Undergraduate Program

Bachelors of Science in Data Science

Additional information, flowcharts, and approved elective options for the major can be found by accessing the above link

School of Computing Undergraduate Tutoring Center

Undergraduate Certificates

Certificates in Data Science and Data Fluency

Additional resources and forms for those wishing to pursue either of the undergraduate certificates can be found by accessing the above link

Major Elective Evaluation Request

Undergraduate Data Science advising:

Looking for graduate information? Visit the current graduate handbook to learn about the Data Management and Analysis track and our resource for the Data Science graduate certificate.

BS in Data Science


We have created one of the first comprehensive Data Science bachelor’s degrees in the Mountain West.

This program will prepare individuals to develop and apply knowledge of basic computer science and software engineering sufficient to be able to build, modify, or use software tools for data analysis. These students will also learn fundamentals of data analysis and processing in order to be able to effectively, efficiently, and ethically make decisions based on the information within various data sources.

Graduates of the proposed program will fill a growing demand for data scientists and work in a variety of industries including health care, finance, and the internet. They will typically work with consumers of data in order to analyze, manage, and augment large data sets or work in industries that require automated forms of decision making and analysis. In situations that require large and sophisticated software development for data analysis, these graduates may work with or lead teams of computer scientists or software developers in a joint effort.

Looking for the Data Science or Fluency Undergraduate Certificates? Visit for details and resources.

Jeff Photo

In recent years, Data Scientist is commonly listed as one of best jobs in the United States. For instance, a Forbes article from January 2018 based on the hiring website “” reports
“Data Scientist has been named the best job in America for three years running, with a median base salary of $110,000 and 4,524 job openings.” Related jobs “Analytics Manager,” “Data Engineer,” and “Data Analyst” rank 18, 33 and 38, respectively, on this list. Note that all of these jobs are listed as distinct from more traditional Computer Science jobs “Software Engineer,” “DevOps Engineer,” “Mobile Developer,” “Front End Engineer,” etc.

The Utah Economic Data Viewer does not include an explicit category for “data scientist,” with the closest being “Computer and Information Research Scientists.“ This is likely related also to a Computer Science degree, but likely includes data scientists. For this field, the annual median state-wide wages are $91,090 and there are expected 30 annual openings statewide and 600 in the United states. While the listing notes that many of these jobs expect a “Doctoral or professional degree,” the data scientist panel we hosted in August 2017 provided some insight into why an applicant with a BS in Data Science may be competitive. Many entry level jobs are labeled as “Data Engineer” and “Data Analyst” whereas jobs titled “Data Scientist” often expect some seniority and include some management component. At least among those on the panel, they mainly obtained this necessary experience on the job.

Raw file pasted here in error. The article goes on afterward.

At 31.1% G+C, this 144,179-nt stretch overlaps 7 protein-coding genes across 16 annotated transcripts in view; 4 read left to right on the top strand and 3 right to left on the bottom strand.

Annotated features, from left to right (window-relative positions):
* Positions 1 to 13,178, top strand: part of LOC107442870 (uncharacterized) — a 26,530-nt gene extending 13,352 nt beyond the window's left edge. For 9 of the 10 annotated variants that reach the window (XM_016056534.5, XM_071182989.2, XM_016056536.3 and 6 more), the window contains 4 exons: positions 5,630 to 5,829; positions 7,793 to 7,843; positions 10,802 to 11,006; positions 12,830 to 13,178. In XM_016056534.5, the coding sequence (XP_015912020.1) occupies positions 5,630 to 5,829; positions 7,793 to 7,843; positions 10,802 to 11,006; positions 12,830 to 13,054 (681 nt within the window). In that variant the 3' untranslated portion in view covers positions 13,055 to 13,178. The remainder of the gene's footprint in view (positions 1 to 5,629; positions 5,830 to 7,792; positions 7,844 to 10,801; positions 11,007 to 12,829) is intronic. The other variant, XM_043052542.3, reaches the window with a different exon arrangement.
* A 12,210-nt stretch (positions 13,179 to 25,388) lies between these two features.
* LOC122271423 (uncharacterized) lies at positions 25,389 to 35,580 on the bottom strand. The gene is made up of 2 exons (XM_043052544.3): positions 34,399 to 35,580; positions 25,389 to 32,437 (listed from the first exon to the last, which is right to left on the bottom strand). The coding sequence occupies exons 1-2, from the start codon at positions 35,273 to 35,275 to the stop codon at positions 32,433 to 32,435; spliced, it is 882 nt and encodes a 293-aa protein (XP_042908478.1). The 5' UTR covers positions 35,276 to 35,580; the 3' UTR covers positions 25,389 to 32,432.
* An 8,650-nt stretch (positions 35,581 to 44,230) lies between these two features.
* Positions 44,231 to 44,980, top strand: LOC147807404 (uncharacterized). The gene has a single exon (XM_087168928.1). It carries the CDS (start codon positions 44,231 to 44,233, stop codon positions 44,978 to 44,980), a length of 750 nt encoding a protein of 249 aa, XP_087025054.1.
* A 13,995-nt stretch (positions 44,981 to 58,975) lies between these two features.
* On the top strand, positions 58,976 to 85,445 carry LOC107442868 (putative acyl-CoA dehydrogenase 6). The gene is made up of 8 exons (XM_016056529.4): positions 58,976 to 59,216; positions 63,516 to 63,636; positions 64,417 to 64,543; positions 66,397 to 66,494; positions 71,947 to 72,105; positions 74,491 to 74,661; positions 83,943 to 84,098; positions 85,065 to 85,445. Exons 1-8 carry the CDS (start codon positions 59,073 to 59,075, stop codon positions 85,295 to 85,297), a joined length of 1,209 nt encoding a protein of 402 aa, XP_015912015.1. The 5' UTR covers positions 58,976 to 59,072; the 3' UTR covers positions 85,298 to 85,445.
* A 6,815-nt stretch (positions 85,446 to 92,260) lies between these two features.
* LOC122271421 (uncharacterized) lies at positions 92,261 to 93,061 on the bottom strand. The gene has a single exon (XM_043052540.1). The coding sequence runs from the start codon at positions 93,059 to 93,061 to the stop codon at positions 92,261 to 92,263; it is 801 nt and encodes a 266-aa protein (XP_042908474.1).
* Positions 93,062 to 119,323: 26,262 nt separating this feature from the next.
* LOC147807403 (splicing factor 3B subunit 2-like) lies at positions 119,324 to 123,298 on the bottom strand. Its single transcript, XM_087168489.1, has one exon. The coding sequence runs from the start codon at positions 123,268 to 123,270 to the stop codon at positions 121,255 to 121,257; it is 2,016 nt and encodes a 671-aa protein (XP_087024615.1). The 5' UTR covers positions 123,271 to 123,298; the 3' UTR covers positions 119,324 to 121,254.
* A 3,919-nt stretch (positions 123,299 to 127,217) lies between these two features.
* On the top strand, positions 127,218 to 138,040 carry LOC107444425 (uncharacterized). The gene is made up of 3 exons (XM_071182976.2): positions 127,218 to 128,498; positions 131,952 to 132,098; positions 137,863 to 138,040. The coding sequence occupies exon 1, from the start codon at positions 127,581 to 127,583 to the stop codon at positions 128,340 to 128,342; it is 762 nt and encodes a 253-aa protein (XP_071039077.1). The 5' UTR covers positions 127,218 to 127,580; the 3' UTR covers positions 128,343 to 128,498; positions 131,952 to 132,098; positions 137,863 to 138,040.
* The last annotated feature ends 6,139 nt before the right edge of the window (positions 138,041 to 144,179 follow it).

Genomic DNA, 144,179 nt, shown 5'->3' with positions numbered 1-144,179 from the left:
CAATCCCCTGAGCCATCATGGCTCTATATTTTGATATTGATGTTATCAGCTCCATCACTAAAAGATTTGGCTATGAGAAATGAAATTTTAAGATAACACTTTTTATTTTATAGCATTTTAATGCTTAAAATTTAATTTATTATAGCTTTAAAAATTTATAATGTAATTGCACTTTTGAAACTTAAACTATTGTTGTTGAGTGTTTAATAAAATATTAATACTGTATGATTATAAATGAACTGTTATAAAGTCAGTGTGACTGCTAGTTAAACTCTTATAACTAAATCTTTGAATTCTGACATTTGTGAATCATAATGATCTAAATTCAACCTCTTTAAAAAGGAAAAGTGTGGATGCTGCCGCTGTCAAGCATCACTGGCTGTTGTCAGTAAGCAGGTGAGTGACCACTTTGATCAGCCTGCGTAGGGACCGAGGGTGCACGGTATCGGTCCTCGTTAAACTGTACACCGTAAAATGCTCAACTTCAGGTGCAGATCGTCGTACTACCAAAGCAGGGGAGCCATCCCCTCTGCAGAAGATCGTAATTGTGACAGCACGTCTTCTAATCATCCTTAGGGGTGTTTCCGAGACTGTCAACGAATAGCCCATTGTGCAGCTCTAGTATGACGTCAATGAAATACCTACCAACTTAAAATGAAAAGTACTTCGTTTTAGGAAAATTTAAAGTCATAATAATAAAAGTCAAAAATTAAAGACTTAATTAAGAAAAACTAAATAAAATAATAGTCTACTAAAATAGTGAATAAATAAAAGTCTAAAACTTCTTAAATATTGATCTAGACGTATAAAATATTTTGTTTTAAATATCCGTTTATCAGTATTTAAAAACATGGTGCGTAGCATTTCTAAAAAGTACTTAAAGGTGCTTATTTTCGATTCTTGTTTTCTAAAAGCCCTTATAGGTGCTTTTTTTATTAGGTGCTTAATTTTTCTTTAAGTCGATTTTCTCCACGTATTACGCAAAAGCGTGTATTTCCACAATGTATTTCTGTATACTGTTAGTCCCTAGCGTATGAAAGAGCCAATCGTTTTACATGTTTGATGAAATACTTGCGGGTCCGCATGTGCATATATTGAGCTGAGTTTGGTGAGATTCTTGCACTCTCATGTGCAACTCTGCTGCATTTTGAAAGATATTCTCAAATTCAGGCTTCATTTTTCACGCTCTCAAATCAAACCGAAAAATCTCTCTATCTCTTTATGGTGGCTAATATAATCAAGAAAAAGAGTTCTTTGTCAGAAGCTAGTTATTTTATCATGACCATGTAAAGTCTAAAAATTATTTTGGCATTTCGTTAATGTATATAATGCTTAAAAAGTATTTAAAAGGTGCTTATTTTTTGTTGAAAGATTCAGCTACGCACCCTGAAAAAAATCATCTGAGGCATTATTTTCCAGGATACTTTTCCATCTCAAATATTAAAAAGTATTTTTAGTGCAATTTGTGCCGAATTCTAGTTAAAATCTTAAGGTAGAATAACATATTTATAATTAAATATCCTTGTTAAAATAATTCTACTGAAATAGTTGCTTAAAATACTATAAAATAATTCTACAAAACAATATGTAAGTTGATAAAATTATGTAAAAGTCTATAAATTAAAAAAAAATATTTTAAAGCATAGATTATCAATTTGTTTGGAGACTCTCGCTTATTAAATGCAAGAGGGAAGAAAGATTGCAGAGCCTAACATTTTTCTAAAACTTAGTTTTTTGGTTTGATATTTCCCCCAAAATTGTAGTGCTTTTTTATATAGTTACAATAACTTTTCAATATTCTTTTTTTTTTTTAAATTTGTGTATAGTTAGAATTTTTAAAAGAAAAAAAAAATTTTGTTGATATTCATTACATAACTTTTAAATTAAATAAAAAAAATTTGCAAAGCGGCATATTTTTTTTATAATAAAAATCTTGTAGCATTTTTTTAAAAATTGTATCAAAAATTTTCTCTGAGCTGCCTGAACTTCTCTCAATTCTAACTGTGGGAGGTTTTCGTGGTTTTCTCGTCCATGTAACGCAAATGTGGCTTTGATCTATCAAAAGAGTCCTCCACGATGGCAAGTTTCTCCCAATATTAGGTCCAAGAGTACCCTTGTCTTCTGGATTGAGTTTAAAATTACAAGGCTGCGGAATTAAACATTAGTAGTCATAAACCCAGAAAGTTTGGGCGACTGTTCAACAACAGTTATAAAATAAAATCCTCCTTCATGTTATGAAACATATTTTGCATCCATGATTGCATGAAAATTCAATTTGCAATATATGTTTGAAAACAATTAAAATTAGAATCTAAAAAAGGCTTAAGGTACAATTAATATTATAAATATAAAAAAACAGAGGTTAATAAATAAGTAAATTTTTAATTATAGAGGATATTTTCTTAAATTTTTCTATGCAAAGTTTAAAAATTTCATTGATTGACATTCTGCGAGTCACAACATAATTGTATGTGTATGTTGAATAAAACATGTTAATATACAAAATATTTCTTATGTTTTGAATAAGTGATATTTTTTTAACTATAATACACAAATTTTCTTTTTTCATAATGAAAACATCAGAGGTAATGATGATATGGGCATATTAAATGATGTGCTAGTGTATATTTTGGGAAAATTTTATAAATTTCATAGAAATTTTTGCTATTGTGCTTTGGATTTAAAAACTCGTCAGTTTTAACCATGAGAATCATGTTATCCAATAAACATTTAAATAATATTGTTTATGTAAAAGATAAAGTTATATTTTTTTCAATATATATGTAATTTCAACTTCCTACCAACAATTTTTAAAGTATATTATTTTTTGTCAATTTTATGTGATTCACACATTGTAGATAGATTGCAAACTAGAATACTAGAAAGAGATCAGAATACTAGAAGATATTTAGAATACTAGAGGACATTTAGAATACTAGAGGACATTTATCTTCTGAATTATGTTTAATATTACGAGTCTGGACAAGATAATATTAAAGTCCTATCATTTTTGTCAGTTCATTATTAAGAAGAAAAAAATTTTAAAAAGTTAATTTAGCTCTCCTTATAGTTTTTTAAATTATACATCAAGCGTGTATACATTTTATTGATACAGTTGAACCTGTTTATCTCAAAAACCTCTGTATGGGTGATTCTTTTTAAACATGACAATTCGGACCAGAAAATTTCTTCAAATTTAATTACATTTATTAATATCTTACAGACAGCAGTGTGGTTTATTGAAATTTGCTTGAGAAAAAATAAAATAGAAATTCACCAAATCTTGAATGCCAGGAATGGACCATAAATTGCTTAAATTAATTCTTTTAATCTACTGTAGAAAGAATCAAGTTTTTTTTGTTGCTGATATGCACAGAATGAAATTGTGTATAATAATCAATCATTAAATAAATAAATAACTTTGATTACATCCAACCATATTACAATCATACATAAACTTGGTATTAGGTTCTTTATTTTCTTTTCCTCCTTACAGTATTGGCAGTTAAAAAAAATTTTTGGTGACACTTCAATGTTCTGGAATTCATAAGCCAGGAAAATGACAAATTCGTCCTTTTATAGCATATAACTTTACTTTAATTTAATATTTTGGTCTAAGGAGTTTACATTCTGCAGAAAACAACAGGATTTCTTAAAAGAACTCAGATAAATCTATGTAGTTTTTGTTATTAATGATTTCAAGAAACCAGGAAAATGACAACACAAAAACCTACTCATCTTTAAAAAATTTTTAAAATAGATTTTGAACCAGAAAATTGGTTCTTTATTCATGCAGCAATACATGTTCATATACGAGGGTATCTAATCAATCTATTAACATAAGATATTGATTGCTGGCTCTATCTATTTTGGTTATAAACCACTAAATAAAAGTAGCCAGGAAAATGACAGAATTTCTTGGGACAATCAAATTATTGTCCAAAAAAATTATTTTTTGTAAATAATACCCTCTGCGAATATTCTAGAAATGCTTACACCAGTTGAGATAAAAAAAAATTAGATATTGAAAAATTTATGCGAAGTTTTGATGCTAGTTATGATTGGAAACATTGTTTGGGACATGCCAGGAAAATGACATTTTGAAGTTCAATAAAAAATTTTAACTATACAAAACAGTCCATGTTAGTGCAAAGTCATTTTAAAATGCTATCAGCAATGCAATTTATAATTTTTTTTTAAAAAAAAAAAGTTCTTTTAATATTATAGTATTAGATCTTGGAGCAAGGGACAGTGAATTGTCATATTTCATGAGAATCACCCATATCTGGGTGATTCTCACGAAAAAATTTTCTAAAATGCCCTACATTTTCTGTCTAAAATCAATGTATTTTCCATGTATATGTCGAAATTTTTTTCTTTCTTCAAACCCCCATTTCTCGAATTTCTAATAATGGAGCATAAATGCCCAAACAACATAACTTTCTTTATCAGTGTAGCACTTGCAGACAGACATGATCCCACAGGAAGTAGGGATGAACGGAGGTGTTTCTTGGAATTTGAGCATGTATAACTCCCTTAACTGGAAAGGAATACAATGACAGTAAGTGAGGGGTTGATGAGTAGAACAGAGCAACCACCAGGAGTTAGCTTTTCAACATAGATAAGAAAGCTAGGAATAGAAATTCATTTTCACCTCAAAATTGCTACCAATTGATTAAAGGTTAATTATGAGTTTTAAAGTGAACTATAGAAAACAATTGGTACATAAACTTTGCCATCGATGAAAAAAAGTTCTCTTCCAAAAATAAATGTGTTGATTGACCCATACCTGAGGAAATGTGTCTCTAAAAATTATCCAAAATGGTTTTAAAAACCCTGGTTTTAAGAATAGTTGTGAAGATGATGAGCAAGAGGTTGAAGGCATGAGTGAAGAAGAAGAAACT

Undergraduate Data Certificates

Data Science Banner

We believe any student at the University of Utah wanting to incorporate data into their degree plans will be able to do so — regardless of major!

What is data science?

The worlds of science, engineering, and business are now reliant on data-driven analysis and decision making. Data Science is the 21st century discipline formalizing this process, and making enormous impacts in new scientific discoveries, engineering how the world works, and driving business decisions which power much of our economic growth. A data scientist is one who can weave a complete story with data, from its humble and messy beginnings, through its maturation via sophisticated analysis, and concluding with an explanation of its real-world impact.

According to a June 2021 Forbes article, “The U.S. Bureau of Labor Statistics sees strong growth for data science jobs skills in its prediction that the data science field will grow about 28% through 2026.”

Data is everywhere, and so are the opportunities with data in multiple fields!

The University of Utah offers two undergraduate certificates related to data science:

The Undergraduate Certificate in Data Science is meant for students seeking to learn the basics in data understanding, processing, and analysis, and was designed for those pursuing degrees in a STEM program. Calculus experience is assumed for this certificate.

The Undergraduate Certificate in Data Fluency is meant to provide students a basic understanding and exposure of areas within data, and the ability to relate these topics to their main focus of study.

Have questions? Email for assistance.

Undergraduate Certificate Forms and Resources

The current electives approved to satisfy certificate requirements can be reviewed by accessing our online resource.

Need some help with your introductory programming courses? Visit our FREE tutoring center!

Express your Interest in one of our undergraduate certificates! This will allow us to keep track of, monitor, and advise your progress.